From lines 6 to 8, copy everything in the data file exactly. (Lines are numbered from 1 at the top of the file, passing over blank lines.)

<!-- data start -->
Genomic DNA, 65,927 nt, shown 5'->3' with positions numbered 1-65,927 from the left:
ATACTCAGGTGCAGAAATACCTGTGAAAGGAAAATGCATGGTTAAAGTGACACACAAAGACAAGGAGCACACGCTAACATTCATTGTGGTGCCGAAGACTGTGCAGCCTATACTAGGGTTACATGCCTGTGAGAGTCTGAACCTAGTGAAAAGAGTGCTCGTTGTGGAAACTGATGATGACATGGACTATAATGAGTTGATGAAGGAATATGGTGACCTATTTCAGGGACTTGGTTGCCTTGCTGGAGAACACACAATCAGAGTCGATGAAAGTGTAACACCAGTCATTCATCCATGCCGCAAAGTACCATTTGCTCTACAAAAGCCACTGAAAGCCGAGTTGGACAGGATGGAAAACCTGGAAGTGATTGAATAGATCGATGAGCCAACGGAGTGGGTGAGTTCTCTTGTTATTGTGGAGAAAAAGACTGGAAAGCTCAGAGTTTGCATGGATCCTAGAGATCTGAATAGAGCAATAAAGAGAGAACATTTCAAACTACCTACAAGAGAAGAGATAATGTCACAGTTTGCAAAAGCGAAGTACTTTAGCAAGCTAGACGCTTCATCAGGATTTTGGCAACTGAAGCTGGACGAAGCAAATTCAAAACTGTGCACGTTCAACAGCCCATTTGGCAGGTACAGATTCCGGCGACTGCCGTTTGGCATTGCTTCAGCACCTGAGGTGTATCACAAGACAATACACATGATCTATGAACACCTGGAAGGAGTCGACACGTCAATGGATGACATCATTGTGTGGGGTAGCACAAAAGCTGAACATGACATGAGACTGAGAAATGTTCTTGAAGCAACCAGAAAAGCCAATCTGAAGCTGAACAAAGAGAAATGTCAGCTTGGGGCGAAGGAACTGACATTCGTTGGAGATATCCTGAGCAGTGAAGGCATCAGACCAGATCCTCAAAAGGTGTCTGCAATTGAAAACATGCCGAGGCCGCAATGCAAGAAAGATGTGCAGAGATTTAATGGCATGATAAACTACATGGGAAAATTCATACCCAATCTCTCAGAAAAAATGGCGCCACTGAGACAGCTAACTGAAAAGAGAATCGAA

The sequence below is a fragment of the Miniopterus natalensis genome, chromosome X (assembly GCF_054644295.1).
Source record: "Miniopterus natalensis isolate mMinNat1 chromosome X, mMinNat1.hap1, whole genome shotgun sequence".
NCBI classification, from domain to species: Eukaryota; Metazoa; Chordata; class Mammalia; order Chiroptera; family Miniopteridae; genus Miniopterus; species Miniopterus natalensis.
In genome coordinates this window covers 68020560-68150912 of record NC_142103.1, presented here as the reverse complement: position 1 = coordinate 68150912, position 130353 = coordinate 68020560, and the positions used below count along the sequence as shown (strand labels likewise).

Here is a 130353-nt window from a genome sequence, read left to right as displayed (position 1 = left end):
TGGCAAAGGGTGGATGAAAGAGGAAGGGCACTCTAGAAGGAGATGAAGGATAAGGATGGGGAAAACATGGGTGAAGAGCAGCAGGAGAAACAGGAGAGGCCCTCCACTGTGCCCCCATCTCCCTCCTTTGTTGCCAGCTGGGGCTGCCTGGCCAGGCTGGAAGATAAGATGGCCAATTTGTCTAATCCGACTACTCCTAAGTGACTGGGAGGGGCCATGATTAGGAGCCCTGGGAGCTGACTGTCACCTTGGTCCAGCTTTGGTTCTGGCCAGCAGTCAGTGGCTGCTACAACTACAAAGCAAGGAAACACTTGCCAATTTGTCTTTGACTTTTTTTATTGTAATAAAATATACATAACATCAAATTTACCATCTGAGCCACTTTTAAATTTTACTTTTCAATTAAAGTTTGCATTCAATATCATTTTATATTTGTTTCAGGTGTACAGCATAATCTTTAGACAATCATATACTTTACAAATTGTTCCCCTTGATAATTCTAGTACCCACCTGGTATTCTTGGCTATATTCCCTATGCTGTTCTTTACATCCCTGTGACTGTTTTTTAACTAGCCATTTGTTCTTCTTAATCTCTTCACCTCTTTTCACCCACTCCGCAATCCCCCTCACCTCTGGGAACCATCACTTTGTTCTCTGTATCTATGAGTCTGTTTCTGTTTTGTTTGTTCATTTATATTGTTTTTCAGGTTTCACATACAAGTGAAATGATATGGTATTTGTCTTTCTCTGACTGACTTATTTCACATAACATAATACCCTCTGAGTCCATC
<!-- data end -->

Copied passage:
In genome coordinates this window covers 68020560-68150912 of record NC_142103.1, presented here as the reverse complement: position 1 = coordinate 68150912, position 130353 = coordinate 68020560, and the positions used below count along the sequence as shown (strand labels likewise).

Here is a 130353-nt window from a genome sequence, read left to right as displayed (position 1 = left end):
TGGCAAAGGGTGGATGAAAGAGGAAGGGCACTCTAGAAGGAGATGAAGGATAAGGATGGGGAAAACATGGGTGAAGAGCAGCAGGAGAAACAGGAGAGGCCCTCCACTGTGCCCCCATCTCCCTCCTTTGTTGCCAGCTGGGGCTGCCTGGCCAGGCTGGAAGATAAGATGGCCAATTTGTCTAATCCGACTACTCCTAAGTGACTGGGAGGGGCCATGATTAGGAGCCCTGGGAGCTGACTGTCACCTTGGTCCAGCTTTGGTTCTGGCCAGCAGTCAGTGGCTGCTACAACTACAAAGCAAGGAAACACTTGCCAATTTGTCTTTGACTTTTTTTATTGTAATAAAATATACATAACATCAAATTTACCATCTGAGCCACTTTTAAATTTTACTTTTCAATTAAAGTTTGCATTCAATATCATTTTATATTTGTTTCAGGTGTACAGCATAATCTTTAGACAATCATATACTTTACAAATTGTTCCCCTTGATAATTCTAGTACCCACCTGGTATTCTTGGCTATATTCCCTATGCTGTTCTTTACATCCCTGTGACTGTTTTTTAACTAGCCATTTGTTCTTCTTAATCTCTTCACCTCTTTTCACCCACTCCGCAATCCCCCTCACCTCTGGGAACCATCACTTTGTTCTCTGTATCTATGAGTCTGTTTCTGTTTTGTTTGTTCATTTATATTGTTTTTCAGGTTTCACATACAAGTGAAATGATATGGTATTTGTCTTTCTCTGACTGACTTATTTCACATAACATAATACCCTCTGAGTCCATC